ALMATY, Kazakhstan — When Kazakhstan's long-serving President Nursultan Nazarbayev bids for re-election next month, he will do it safe in the knowledge his country is unlikely to be roiled by the kind of unrest now spreading across the Middle East.
Buoyed on vast reserves of oil, natural gas and other valuable commodities eagerly sought after by the West and neighboring China, his former Soviet nation is blessed by relatively prosperity and is seemingly immune from broad popular discontent.
The presidential election campaign that officially started Thursday for the April 3 vote pits Nazarbayev against three little-known outsiders, but leading opposition politicians have boycotted the vote they have called a sham.
One political party, however, is vowing to run the liveliest campaign of all and is urging people stay away from polling stations altogether.
Since authorities strictly monitor public protests, the unregistered Alga, or Forward, party has concentrated its efforts online and has been posting a flood of anti-election videos. Clips include footage of improvised street gatherings of people holding up signs reading "Don't Go the Elections," as well as cartoons and satirical montages decrying corruption and infringement of democratic freedoms.
Kazakhstan was not even supposed to have an election this year.
Nazarbayev's current seven-year term was due to end in 2012, but that plan was derailed by a petition campaign to hold a referendum on abolishing the next two scheduled elections and for the president to remain in office for another decade.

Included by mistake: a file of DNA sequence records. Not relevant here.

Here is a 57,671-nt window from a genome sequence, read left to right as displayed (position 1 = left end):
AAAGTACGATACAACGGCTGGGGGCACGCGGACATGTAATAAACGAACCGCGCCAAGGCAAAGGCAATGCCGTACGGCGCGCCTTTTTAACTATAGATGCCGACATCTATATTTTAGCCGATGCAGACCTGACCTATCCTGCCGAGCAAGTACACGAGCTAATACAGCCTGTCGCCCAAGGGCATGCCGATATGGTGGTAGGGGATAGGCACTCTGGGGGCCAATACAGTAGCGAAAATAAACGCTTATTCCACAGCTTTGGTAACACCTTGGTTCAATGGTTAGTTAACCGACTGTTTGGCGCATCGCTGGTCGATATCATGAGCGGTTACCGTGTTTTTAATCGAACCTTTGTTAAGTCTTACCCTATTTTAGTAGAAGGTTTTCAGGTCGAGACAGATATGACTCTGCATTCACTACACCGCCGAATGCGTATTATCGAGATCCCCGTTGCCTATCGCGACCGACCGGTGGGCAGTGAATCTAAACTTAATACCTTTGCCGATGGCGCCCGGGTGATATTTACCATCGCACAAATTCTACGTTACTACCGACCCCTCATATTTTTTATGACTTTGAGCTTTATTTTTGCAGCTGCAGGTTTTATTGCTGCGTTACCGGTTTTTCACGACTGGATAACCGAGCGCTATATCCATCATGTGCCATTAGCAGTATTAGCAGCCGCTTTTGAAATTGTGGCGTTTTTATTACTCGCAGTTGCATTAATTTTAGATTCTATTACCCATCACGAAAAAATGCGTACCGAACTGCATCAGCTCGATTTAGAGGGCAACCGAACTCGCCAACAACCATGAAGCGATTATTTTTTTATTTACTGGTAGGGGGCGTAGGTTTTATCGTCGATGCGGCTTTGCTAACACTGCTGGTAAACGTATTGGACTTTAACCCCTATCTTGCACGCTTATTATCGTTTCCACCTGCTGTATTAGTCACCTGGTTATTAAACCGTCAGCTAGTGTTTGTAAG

The one-party parliament also supported the referendum idea, but Nazarbayev's professed objections to the initiative precipitated an apparent impasse.
Other contenders in the election include Gani Kasymov, leader of the Party of Patriots, Communist People's Party chief Zhambyl Akhmetbekov and environmentalist Mels Yeleusizov, who says he is only running to raise awareness about green issues. Critics deride these candidates as nominal opposition put in place to make the election appear democratic.
The main opposition force, National Social Democratic Party-Azat, has declined to put forward a candidate and has complained of "continuing antidemocratic tendencies."
Nobody questions whether Nazarbayev is going to win, but many instead wonder just how crushing his victory is going to be.
Despite the misgivings of the largely sidelined opposition, Nazarbayev, who has ruled the energy-rich, predominantly Muslim nation since it gained independence in 1991, is genuinely held in high esteem by many Kazakhs who see him as a guarantor of stability and continuity.
Some suggest that the ongoing wave of popular unrest in the Middle East may have unsettled authorities, however, and prompted the snap election.
Nazarbayev's adviser Yertysbayev dismissed those complaints and said that the opposition is simply unable and unwilling to compete. "The main reason for their decision is that they lack organizational, ideological and financial preparedness," Yertysbayev said.